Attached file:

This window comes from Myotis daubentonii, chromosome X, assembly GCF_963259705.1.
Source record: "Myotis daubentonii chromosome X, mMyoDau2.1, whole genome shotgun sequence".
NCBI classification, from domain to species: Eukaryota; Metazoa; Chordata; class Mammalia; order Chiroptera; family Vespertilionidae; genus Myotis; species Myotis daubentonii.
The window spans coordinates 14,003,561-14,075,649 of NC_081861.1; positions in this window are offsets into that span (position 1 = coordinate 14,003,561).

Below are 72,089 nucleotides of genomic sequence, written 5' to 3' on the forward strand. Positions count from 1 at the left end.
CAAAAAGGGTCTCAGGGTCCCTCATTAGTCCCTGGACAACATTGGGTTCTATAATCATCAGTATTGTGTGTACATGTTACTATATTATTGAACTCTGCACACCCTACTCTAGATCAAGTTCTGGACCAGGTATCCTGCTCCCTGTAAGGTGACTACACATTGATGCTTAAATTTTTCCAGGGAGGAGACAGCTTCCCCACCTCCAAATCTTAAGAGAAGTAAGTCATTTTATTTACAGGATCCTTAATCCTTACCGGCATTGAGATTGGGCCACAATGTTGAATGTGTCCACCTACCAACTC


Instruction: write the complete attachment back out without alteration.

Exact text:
This window comes from Myotis daubentonii, chromosome X, assembly GCF_963259705.1.
Source record: "Myotis daubentonii chromosome X, mMyoDau2.1, whole genome shotgun sequence".
NCBI classification, from domain to species: Eukaryota; Metazoa; Chordata; class Mammalia; order Chiroptera; family Vespertilionidae; genus Myotis; species Myotis daubentonii.
The window spans coordinates 14,003,561-14,075,649 of NC_081861.1; positions in this window are offsets into that span (position 1 = coordinate 14,003,561).

Below are 72,089 nucleotides of genomic sequence, written 5' to 3' on the forward strand. Positions count from 1 at the left end.
CAAAAAGGGTCTCAGGGTCCCTCATTAGTCCCTGGACAACATTGGGTTCTATAATCATCAGTATTGTGTGTACATGTTACTATATTATTGAACTCTGCACACCCTACTCTAGATCAAGTTCTGGACCAGGTATCCTGCTCCCTGTAAGGTGACTACACATTGATGCTTAAATTTTTCCAGGGAGGAGACAGCTTCCCCACCTCCAAATCTTAAGAGAAGTAAGTCATTTTATTTACAGGATCCTTAATCCTTACCGGCATTGAGATTGGGCCACAATGTTGAATGTGTCCACCTACCAACTC